Looking towards 2021, Sophia Bullard, Crew Welfare Director at UK P&I Club, eagerly anticipates the rollout of a Covid-19 vaccine and calls for more gender diversity at sea:
“2020 has been an extremely difficult year for seafarers, with Covid-19 bringing mass disruption and uncertainty, resulting in huge numbers of crew being stranded at sea and suffering loss of income. But, the tantalising promise of the roll out of vaccine programmes in 2021, as well as the increasing focus on crew mental health and wellbeing, brings hope.
“Once the vaccines have passed the scrutiny of the various government regulatory agencies, we will see them filter into the workforce. Seafarers, as identified key workers and a vital cog in the global trade mechanism, should be near the front of the queue. Mass vaccination will make global shipping operations more efficient and cost effective, and will significantly ease the current freedom of movement restrictions on seafarers.
“Once a Covid-19 vaccine becomes widely available, the UK Club’s Pre-employment Medical Examination (PEME) Programme will consider its adoption at crew entry level, and shipping companies may opt for their crew to be vaccinated as a pre-requisite of employment.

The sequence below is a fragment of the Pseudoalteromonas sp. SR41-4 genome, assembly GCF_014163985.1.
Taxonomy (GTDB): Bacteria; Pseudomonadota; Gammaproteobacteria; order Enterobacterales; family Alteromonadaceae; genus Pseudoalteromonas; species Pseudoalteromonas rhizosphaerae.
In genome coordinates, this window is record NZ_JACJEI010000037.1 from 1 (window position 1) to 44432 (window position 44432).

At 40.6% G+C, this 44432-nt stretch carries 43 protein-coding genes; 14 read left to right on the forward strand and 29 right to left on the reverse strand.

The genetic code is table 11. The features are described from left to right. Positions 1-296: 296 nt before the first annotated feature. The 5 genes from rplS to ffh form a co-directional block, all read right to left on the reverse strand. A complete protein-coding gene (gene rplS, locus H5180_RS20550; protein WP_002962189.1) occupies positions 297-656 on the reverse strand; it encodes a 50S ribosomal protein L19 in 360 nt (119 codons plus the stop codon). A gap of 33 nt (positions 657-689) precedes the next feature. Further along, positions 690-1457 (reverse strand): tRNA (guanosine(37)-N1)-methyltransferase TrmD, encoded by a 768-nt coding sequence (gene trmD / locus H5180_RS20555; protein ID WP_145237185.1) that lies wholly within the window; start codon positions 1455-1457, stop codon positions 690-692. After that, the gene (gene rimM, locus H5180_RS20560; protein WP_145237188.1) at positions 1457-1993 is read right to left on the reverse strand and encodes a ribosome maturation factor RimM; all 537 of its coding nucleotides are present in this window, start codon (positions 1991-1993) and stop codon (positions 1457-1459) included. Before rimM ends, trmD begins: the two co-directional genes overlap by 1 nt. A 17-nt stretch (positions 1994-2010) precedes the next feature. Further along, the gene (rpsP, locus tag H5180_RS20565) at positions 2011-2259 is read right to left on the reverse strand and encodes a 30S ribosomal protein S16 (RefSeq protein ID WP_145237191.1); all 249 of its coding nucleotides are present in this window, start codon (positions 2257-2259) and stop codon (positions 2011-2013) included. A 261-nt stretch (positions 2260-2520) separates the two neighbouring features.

“Theoretically, with travel and quarantine constraints removed, it should mean the end to difficulties surrounding repatriation and crew changes, which became a humanitarian crisis in 2020. This in turn would lessen the load on seafarers from a mental health perspective, and bring a return to much needed normality in 2021.
UK Club Crew Health Programme looks to 2021
“Within the UK Club’s Crew Health Programme, we hope 2021 will bring a reconnection to our global clinic network, membership and suppliers. We will continue to develop new areas of coverage to include more clinics in the UK and Europe along with consolidation in the Far East regions, as well as providing ongoing support our network of charity partners through sponsorship and knowledge sharing.
“One area the Club wants to see real progress is in addressing the gender balance within the industry, particularly for those at sea. While onshore we have made strides in gender equality, there is still a long way to go at sea. We passionately feel a more equal workforce will enrich seafarers’ job satisfaction and may help remedy some of the most prevalent mental wellbeing issues.”